Chef Nash was on stronger ground with his meat dishes: these revealed his abilities to transform comfort food into memories, and were the cuisine for which Otom should strive: not Moto upendings of expectations, but energetic challenges to the tried and true. Our first quartet consisted of: 1) macaroni and cheese with creamy rosemary-white cheddar sauce, smoked carrots, and parmesan-panko crust (no photo), 2) roasted acorn squash and oyster mushrooms with seared tofu and crispy shallots, 3) braised beef pot pie with roasted root vegetables, veal demi-glace and puff pastry, and 4) house-smoked apricot and chili glazed pork back ribs with crisp sherry slaw and pickles. The pork ribs were a real triumph, as Chef Nash transformed a rather traditional dish to one with special resonance. Perhaps the slaw could have used more sherry, but the dish was heroic. The pot pie was an admirable rendition of the classic comfort food. Perhaps it might have incorporated a few twists and turns, but it was nicely prepared. The squash and tofu was deserving of praise, but it is difficult to treat tofu as the sensory center of a plate. Tofu does not – for me – lend itself to memory. The mac ‘n’ cheese was fine, but less evocative than the description. The sauce could have used a few more jolts of rosemary to deserve a poetic account.
The second quartet included: 1) grilled top sirloin with butter-poached new potatoes, golden onion rings, and veal reduction, 2) grilled swordfish and jicama-Anaheim relish with gooseberry soup, 3) beef short rib ravioli with shallot and sage goat cheese, candied sweet potato and brown butter, and 4) raised lamb shank, white bean cassoulet, rutabaga, and olive oil. The weakest dish of the night was surely the overcooked fish. But the trouble went beyond the cooking; often the dishes on the menu read better than they taste – the promised snappy and distinctive accompaniments, such as the gooseberry soup, are more muted than one might imagine. What promises to make a dish stand out is no more than a back taste; the soup could have had more zing. I encourage Chef Nash to be less afraid of the power of taste, less subtle in his cuisine. In contrast to the fish, the short rib ravioli was the strongest dish of the night. Here the goat cheese, beef, and sweet potato blended in symphonic fashion. It was a superb dish. The lamb shank was also a fine dish, well worth ordering, although perhaps a more generous drizzle of olive oil would have made the dish stand out further.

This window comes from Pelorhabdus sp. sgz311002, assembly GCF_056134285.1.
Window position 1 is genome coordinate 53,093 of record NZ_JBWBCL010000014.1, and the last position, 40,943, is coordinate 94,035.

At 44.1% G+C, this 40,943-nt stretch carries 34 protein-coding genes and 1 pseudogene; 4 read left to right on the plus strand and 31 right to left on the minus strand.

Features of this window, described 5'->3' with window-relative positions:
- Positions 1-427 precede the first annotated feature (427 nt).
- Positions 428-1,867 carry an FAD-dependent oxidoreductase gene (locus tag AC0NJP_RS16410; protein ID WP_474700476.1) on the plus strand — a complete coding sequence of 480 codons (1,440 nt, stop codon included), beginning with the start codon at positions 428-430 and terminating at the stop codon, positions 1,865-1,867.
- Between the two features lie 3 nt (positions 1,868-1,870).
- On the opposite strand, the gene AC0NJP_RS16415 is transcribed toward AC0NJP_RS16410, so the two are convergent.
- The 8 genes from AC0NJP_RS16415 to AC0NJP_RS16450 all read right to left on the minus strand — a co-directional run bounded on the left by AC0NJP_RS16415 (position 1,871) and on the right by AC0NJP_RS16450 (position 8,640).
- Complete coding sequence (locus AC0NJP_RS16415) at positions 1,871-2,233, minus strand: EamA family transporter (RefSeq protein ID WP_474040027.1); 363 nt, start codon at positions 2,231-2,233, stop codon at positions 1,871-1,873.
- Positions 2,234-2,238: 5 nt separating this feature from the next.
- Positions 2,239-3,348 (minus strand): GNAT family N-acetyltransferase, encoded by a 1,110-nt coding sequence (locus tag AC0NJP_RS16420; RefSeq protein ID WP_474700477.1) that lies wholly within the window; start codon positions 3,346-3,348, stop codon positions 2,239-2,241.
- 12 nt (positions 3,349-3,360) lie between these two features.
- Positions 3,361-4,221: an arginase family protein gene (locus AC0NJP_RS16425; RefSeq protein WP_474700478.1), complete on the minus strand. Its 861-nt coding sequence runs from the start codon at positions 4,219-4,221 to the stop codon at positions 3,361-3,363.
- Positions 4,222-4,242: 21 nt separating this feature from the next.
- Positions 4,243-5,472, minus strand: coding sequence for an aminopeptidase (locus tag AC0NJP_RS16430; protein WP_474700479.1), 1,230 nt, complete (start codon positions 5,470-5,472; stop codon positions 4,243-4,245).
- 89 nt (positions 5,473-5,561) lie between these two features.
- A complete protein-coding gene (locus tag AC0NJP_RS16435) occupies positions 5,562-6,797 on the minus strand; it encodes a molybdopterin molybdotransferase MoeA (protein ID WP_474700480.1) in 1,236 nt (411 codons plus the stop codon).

I have recently had a problem with desserts. Many pastries cannot meet the standards of the rest of the meal, just as many restaurants (although not Otom) find it hard to insure that the main courses equal the appetizers. We were served 1) apple crisp, topped with house-made vanilla ice cream, 2) strawberry shortcake with crème fraiche and mint syrup (no photo), 3) banana split pops with caramel, roast pineapple, and maraschino cherry, and 4) homemade brownie with home made marshmallow. Of this quartet, the brownie, although simple, stood out, mostly through the virtues of the honest, rough-cut marshmallows. The shortcake was rather dense for my taste, and the apple crisp was too salty. The suckers were easy to love, although not particularly complex in their creation.
From the accounts of the restaurant, it is not certain how much input Chef Cantu has in its vision and its cuisine. Still, Otom stands on its own. It is a restaurant in process: a restaurant that needs to decide the extent to which its cuisine is designed to jolt the diner or blanket her in nostalgic comfort. For Otom to become a destination restaurant for its cuisine the former must be emphasized as with the bean salad and short rib ravioli, and this does appear to be the goal. Otherwise, Otom is in danger of serving 1970 food in a 2010 space.
Not all of the photos are up to standard, sorry.
951 W. Fulton Market
Chicago (West Loop)